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North Carolina Knockout

Fall in the southeast has been predictably awesome once again. Starting in September the rain clouds gathered and brought our parched rivers to life. This storm was the ‘big one’ we seem to get once or twice a year. By the time the rain stopped, most creeks were too high to paddle…but instead of sitting on our hands and waiting for the water to go down…my friends and I searched for places to paddle that either required more water or handled the increased amounts of rainfall better than other places.

At the top of my hit list was Silver Run Falls. This drop is just shy of 40 feet and has a tricky entrance. A crew of four of us headed up to check out the drop but in the end, only Clayton Gaar and I stepped up to the plate.

Me rolling by Jonathan Absher

Clayton had a love tap on the bottom of the river.

The lip was shallower and the landing was greener than we would have liked to have seen, so Clayton and I chose not to stomp the landing. Good thing, because hitting the pool was like getting a smack in the face.
Next we headed over to the Horsepasture River to check the level. It ended up being about a foot higher than any of us wanted to mess with, so since we were only ten minutes away, we headed over to the Toxaway to check out the put-in slide. Well, the level on the Toxaway was about 8 inches at the bridge. A normal level is between around -4 inches to 2 inches, with 2 inches and above being pretty big and scary downstream in the gorge. Normally the put-in slide is a long, fast, and scrapy deal. Not so today! We put in and ran the drop in pairs, with two in the water and two on safety at the huge hole at the bottom of the rapid. It was decided that the four of us had never been as fast in a kayak as we had just ridden the two-foot-deep current screaming down the bedrock of the Toxaway gorge. Days later after the water dropped, gorge travelers spread the word of massive rockslides in the gorge that have forever altered the Toxaway as we have known it.

Myself running the put-in slide back in the summer at more normal level…photo by Clayton Gaar

And at maching high water! Photo by Clayton Gaar

Rick Beverlin slip-sliding away on the ‘magic carpet’

As the water dropped over the next few days, but sadly, I was without a camera. It wasn’t long before another storm allowed us to get some more class V action – this time on my home river, the Cullasaja. This river doesn’t see many paddlers, and for good reason. It’s a manky gnarfest chocked full of enough wood, undercuts, and sieves to give even the most jaded creeker the opportunity to get scared. Even after all that, I still love paddling this river and frequently find myself putting in there when it rains.

Lower Cullasaja put-in

Jerry Jascomb on the Cullasaja

After the Cullasaja trip, we had a short period where the weather was dry. I continued to get after Green Race training with lots of flatwater and whitewater attainment loops, as well as time running and lifting weights at the gym. I even made it all the way over to the Green for a couple of laps. Some bad luck in Speed Trap broke my paddle and led to me being ejected out of my boat in Scream Machine with my first out-of-boat experience in nearly 8 years! Thanks to Danny Mongo, I have a Werner Shogun waiting on me at the Pyranha warehouse to race with. You da man!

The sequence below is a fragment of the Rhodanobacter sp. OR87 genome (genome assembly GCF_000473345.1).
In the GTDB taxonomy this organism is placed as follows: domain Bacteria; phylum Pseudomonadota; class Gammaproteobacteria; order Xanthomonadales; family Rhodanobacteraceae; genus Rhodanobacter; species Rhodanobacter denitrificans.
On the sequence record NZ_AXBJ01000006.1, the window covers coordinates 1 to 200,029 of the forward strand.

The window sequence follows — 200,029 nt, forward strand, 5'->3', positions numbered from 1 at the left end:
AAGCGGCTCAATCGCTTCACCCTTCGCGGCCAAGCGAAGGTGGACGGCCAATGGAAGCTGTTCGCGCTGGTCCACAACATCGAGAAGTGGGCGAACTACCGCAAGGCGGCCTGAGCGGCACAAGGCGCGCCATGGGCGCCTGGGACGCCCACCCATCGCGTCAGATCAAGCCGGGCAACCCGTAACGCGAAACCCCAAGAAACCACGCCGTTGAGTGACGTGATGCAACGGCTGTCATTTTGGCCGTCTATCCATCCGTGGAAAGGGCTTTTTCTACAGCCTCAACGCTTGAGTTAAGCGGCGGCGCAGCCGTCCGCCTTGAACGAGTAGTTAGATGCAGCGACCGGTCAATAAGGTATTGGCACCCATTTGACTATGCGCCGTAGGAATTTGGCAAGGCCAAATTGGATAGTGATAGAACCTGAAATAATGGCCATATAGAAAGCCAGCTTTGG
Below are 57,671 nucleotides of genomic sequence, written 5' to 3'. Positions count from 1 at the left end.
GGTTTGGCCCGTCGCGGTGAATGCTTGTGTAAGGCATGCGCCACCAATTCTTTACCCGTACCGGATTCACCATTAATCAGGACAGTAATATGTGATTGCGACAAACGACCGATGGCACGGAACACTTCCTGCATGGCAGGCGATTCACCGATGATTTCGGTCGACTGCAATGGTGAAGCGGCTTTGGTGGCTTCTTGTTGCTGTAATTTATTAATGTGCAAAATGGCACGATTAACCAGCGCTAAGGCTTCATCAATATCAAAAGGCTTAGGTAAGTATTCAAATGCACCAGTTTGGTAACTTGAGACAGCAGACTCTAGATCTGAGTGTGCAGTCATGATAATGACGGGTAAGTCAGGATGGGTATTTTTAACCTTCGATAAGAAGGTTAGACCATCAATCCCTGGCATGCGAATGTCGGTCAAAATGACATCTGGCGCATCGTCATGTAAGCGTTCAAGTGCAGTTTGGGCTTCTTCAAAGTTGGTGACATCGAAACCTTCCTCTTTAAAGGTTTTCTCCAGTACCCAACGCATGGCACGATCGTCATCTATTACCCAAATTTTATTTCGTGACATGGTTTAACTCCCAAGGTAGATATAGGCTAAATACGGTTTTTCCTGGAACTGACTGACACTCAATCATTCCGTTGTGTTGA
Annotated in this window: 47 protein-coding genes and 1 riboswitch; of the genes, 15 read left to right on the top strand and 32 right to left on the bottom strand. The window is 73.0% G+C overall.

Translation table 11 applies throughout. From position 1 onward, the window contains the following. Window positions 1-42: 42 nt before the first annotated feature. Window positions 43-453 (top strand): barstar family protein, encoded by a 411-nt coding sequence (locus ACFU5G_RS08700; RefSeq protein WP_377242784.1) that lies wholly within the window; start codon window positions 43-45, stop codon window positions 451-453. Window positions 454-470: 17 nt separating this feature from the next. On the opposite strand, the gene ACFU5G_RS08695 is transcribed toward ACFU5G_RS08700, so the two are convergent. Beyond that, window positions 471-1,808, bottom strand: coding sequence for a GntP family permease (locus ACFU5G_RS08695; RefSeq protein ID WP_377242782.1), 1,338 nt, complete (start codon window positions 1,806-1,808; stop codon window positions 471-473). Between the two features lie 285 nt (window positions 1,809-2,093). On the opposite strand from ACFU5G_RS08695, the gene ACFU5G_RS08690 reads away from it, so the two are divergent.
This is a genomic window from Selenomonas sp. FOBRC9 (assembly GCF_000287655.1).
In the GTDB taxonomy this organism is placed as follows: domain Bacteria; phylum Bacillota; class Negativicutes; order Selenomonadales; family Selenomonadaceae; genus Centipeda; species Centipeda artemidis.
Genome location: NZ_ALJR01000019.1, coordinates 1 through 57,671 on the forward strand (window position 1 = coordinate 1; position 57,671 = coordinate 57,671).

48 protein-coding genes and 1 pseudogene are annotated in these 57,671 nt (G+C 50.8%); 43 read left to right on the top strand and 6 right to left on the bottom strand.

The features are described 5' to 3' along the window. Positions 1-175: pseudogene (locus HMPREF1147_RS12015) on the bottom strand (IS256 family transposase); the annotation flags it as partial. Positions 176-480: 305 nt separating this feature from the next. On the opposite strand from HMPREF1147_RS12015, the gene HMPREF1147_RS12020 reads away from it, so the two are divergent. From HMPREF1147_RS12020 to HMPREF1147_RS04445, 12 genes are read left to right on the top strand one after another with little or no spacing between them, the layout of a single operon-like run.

Then this week it rained again. New Pyranha Team paddler, Mac McGee called me up and said he was planning a trip into the Raven Fork the next day with a small crew. I borrowed a paddle from a buddy and headed to the river with Mac. What better place for him to get the feel of a new boat? I sure enjoyed the fall colors in the gorge and bumping into four black bears on our hike in! Mac sure seems to have enjoyed his new boat out there. Here are some words from him about our trip. “I woke up about 6 friday morning to my phone ringing, it was scott calling to say Raven Fork was running. Very anxious to try my new Karnali I got loaded up rolled out for Franklin to meet Chan. We arrived in Cherokee to one of the most beautiful sunny days I had ever seen in the reservation, and as we bounced up the put-in trail the leaves fell like rain off the trees in the wind. To add to this perfect day the Karnali performed amazingly on the river. It took hardly any effort to make any of the moves on the river it held a line incredibly well, the boat is super fast and it boofed with ease despite its length. The Karnali was also super stable and forgiving. The karnali is an awesome boat and a I look forward to paddling it more.”

I’ll leave you with some photos from Mac’s camera of the Raven Fork. Heads up to folks heading into the Raven Fork soon – some things in there have changed. Most notably, there are some horrible logs in Harjes’ Rapid. Keep your eyes open.
Back to prepping for the Green Race. It’s only 2 ½ weeks away! See you at the Gorilla!

Myself at Anaconda – photo by Mac McGee

The spectacular fall scenery on the Raven Fork – photo by Mac McGee

Zach and I chilling above Mike Tyson’s – photo by Mac McGee

Zach and I dropping into the ring at Tyson’s – photo by Mac McGee

Caveman – photo by Mac McGee

Mac at Caveman – photo by Scott Magley